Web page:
In a column two weeks ago, I ventured the heretical opinion that the politicians we elect do not receive enough appreciation for the hard work and long hours they put in and for the stress their jobs create for their families. Their task becomes especially trying during a pandemic.
Do you remember?
Four months ago, on Sept. 23, when Parliament resumed following its summer hiatus, Prime Minister Justin Trudeau went on television and made a promise to the nation: “We will start working as of today with the provinces and territories in order to establish new national standards for long-term care.”
Two days to go – two days until Joe Biden is in and Donald Trump is out.
There is a middling chance that Ontario voters will be going to the polls twice in 2021.
The more likely one is a federal election. As suggested in last week’s column, Justin Trudeau’s minority Liberal government will soon be living on borrowed time.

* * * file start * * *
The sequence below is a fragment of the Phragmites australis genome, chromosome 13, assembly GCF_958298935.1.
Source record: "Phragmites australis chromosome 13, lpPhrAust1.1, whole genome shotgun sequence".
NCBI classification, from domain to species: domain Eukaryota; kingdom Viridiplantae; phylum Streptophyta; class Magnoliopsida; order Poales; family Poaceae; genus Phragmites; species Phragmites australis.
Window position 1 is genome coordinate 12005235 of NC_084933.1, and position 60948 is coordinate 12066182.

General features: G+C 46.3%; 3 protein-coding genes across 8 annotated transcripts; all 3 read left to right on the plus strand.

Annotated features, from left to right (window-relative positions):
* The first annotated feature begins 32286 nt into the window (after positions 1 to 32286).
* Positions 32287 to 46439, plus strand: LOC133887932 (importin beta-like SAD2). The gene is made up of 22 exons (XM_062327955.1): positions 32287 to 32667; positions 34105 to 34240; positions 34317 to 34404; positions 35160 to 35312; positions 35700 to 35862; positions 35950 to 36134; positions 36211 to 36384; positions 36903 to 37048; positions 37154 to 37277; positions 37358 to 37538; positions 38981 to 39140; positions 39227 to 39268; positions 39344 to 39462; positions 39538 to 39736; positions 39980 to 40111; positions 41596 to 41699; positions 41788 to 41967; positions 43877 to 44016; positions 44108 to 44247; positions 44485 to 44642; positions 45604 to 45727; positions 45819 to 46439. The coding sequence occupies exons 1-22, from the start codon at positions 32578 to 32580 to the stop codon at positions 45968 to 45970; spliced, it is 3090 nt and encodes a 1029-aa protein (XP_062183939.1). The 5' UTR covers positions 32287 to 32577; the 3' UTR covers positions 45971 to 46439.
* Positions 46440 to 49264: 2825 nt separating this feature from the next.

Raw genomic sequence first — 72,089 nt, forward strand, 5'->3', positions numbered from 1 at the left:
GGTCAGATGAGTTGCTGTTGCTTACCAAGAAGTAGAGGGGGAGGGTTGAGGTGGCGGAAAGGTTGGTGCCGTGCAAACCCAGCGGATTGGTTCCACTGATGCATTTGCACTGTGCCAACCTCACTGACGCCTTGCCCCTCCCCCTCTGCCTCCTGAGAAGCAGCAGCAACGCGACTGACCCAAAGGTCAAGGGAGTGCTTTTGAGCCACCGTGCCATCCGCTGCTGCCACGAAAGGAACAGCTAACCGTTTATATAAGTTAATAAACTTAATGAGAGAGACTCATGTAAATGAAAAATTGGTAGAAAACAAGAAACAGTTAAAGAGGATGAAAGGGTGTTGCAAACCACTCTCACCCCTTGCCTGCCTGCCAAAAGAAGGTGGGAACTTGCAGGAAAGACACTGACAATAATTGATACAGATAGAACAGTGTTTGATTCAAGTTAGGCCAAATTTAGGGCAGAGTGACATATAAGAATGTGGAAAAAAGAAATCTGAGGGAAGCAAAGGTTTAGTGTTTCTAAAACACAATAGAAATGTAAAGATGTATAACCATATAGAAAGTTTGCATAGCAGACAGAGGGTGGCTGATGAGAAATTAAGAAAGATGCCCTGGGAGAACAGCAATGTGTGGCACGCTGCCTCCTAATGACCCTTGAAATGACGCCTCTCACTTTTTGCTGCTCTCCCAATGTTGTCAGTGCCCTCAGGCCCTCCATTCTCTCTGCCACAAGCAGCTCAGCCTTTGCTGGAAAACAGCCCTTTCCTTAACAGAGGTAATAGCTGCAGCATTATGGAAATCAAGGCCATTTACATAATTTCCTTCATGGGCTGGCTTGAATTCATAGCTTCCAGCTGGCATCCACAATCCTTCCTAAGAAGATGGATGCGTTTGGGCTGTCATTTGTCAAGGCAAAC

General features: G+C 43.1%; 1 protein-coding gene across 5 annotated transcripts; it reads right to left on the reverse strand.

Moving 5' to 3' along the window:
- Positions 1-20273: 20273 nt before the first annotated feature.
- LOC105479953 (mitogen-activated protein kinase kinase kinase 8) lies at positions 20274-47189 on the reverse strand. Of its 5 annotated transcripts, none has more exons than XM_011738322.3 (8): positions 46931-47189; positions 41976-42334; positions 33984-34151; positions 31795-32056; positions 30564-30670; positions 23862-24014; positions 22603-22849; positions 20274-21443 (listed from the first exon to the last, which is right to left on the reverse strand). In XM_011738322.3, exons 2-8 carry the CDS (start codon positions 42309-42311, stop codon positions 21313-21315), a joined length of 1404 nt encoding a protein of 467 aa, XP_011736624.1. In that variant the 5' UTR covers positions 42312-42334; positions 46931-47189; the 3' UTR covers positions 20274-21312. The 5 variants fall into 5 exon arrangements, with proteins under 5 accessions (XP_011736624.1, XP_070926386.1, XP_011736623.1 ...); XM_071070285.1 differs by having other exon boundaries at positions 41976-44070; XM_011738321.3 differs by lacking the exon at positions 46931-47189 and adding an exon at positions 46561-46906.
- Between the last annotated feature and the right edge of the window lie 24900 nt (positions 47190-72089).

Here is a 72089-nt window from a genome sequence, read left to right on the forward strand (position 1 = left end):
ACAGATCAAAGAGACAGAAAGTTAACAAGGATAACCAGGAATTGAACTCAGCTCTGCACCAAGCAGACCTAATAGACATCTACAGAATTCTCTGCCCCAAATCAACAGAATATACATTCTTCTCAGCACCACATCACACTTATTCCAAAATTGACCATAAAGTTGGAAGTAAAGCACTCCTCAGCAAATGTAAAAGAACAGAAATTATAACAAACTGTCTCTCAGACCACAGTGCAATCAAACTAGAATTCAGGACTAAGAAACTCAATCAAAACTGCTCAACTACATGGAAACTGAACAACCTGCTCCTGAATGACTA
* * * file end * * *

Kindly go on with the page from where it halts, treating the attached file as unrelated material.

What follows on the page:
Minority governments are relatively common in Canada, with 14 of them at the federal level since Confederation, but most don’t hang around long – an average of 479 days. Today is the current government’s 434th day. If it lasts until Oct. 21, it will join just five others that made it to the two-year mark.
Once again, it is the season when hoary journalism tradition dictates that the columnist pause, review the year about to end and peer through his or her foggy glasses at the one that lies ahead.